The Singing Gold represents some interesting attitudes to islanders, aborigines, and migrant servants. When Joan's unmarried Aunt Austace visits in search of a violent husband who had deserted his wife, for example, the two characters are drawn into an argument that ends in Joan being dispatched to her grandmother's house in Toowoomba, and an education deemed more appropriate to her class position. Aunt Austace is a religious hypocrite who uses her community work to bully people into compliance with her prescriptive code of morality. Her criticism of aborginals and socialists, however, is not allowed to pass unchallenged by the spirited fourteen year heroine: "'What right have you to condemn those who differ from your class-bound opinions? To assume that you speak with the voice of God? To … to … to go jamming nice comfortable little brown babies into ugly slips, just because you like them…'" [ii]
The banishment of the heroine to Toowoomba enables an amusing satire on the class snobbery of provincial female society in the early part of the century. When Joan's grandmother decides she will be 'at home' for tea with a group of lady friends, for example, the young bush girl receives an insight into the social conditions which produced her Aunt Austace:
I wore my new brown velveteen, my grandmother was 'at home', and there came to her tea-table numberless old ladies in jet and black, who looked as if they had only been born out of consideration for an unworthy world, but wouldn't have done it if they had known how unworthy it really was, haughty old ladies these with black pompoms in their bonnets and black silk gloves. There came also certain fat old ladies with artificial flowers in their little toques, and grey or yellow gloves, old ladies that looked as if they would have got on very nicely with the world if it had let them. I discovered later that they were periodically butchered by the old ladies in jet and pompoms not to make a Roman holiday, but a Toowoomba 'at home'… [iii]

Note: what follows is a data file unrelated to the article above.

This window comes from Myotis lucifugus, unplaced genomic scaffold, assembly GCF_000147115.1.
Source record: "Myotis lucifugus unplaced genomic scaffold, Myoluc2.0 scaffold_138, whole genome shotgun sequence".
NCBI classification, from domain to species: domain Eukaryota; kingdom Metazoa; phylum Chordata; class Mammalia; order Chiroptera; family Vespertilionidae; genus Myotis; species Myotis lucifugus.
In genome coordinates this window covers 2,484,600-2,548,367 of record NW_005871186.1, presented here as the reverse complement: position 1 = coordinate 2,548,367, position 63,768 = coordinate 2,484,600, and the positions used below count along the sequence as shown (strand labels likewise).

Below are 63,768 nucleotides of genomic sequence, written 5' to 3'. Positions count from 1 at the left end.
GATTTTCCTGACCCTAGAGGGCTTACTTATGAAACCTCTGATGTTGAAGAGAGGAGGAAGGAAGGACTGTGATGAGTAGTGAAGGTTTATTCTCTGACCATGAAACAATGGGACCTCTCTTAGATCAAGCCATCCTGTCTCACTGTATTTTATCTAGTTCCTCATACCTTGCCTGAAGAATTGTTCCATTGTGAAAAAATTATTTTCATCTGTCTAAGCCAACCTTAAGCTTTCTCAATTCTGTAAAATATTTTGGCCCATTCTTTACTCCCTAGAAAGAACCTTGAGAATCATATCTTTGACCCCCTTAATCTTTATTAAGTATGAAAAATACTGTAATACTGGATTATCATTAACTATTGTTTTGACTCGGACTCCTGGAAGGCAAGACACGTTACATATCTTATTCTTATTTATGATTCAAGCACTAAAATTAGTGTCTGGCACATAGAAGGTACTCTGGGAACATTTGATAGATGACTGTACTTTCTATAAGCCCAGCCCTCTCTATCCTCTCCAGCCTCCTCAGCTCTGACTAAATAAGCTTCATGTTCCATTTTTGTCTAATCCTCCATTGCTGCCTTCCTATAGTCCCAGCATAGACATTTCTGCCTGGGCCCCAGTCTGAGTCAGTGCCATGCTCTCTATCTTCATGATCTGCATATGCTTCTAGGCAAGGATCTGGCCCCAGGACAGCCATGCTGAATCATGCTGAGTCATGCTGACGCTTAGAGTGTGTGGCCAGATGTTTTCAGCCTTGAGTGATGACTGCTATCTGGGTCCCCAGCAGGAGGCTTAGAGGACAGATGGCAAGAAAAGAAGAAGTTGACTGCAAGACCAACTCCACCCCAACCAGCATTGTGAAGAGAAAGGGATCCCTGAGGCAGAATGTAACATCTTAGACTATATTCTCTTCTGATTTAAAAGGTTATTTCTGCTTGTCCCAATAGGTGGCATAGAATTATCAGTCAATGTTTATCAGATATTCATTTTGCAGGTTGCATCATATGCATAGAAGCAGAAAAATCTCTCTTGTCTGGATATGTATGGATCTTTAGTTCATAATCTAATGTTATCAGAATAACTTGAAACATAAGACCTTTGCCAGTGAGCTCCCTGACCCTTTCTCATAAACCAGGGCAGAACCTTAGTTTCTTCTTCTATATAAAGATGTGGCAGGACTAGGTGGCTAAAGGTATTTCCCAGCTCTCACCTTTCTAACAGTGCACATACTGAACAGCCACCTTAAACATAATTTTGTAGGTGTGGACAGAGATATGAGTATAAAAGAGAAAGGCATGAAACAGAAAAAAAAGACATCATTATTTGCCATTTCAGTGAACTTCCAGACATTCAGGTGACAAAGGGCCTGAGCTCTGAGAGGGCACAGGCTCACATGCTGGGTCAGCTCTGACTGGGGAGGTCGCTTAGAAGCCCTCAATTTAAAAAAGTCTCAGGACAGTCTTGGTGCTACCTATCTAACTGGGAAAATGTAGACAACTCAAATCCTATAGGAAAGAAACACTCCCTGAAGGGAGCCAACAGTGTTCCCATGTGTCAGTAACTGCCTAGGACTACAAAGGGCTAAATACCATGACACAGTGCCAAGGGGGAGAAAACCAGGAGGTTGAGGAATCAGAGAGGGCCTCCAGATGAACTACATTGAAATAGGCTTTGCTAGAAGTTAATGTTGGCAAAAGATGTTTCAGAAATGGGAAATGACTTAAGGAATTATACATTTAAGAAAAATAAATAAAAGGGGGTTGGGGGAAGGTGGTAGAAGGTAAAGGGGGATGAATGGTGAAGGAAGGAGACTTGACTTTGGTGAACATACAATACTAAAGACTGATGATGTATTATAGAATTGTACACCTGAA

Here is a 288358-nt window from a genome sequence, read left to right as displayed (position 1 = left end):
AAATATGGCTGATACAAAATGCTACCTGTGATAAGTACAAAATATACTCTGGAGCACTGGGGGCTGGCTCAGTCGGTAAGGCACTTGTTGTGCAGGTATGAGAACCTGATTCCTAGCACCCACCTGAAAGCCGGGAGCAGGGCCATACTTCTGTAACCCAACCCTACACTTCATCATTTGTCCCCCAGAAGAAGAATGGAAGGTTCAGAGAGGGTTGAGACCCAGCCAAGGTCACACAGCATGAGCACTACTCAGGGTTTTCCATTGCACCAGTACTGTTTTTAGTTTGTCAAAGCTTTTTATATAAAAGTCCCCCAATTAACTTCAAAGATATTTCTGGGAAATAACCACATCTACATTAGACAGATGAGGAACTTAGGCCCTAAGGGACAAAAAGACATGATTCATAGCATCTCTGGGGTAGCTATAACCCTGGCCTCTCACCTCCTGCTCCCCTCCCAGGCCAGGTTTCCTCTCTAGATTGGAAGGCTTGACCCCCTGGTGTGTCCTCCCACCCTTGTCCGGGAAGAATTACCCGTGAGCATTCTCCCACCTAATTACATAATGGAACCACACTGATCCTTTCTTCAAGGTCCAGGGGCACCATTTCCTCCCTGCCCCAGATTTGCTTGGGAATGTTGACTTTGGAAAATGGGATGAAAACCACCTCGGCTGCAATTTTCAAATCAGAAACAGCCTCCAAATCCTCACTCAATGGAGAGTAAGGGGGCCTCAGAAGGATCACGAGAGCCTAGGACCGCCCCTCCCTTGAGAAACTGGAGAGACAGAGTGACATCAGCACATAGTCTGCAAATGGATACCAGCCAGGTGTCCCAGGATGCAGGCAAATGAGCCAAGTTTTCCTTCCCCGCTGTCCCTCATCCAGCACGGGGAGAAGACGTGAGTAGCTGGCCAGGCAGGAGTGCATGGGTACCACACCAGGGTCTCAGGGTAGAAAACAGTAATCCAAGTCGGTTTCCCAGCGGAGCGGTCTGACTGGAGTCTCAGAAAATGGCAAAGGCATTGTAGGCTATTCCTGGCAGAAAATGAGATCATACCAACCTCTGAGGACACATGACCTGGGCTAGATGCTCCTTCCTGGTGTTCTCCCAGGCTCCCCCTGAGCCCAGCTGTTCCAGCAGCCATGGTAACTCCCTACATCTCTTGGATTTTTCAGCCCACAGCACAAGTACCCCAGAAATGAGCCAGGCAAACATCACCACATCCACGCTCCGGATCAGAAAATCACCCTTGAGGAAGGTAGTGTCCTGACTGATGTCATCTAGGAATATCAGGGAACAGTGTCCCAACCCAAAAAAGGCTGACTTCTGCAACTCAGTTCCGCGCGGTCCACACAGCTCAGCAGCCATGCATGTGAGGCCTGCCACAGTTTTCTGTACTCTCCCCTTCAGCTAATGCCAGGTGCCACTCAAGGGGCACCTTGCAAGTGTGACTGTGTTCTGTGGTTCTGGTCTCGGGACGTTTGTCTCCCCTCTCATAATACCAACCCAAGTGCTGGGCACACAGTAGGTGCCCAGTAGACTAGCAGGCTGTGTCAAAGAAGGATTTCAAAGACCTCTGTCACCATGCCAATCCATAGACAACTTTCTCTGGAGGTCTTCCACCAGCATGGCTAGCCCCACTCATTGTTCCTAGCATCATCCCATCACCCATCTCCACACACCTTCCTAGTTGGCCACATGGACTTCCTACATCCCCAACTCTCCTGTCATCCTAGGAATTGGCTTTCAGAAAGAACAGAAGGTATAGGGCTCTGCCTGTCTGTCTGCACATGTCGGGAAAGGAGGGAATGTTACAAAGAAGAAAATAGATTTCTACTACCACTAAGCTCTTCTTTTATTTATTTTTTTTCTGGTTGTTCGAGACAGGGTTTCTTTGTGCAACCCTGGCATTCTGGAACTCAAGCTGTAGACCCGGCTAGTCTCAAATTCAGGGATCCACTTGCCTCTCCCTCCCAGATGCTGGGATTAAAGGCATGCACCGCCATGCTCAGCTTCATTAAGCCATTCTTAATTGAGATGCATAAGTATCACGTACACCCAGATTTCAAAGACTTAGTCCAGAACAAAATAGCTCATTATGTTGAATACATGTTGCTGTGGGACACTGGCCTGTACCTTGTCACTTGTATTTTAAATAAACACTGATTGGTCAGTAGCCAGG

What follows is a perceptive and amusing description of the social embarrassment of the wife of a wealthy butcher at the hands of one of the ladies in black. The narrator-hero then pulls back to contextualise the obviously class based social interaction of the women in gendered and generational terms:
… Golden lights touched the pale-iced cream-piled splendour of the cakes, and the little green jade tea-cups gave an odd clear note to the dim brown-gold gloom. But strangest of all were the little old ladies themselves. The light brushed heavy coiled white hair, sparse grey locks, tight-screwed, little decorous black frills, little tightly held black hand-bags, little bowed shoulders, and old shoulders rigidly straight. It lit withered lips and sharpley gleaming black eyes and more gentle glances of faded blue; and they chirruped together like so many strange small birds, preparing for migratory flight; which after all they were; for all the long pageant of life was behind them, with its fruit blossom of youth, its storms, its agony, its splendor of noon, and they were left just a little while to chirrup in the gold sunset. Very strange and whimsical, and comically sad the way they pecked each other-and the setness of their little old-lady ideas. They had been loved and tasted the bitter-sweet of life-giving, had agonized over the death of love, and the death of life, and now they sat in the amber glow, and chirruped and fed and pecked, before flight-none knew wither. [iv]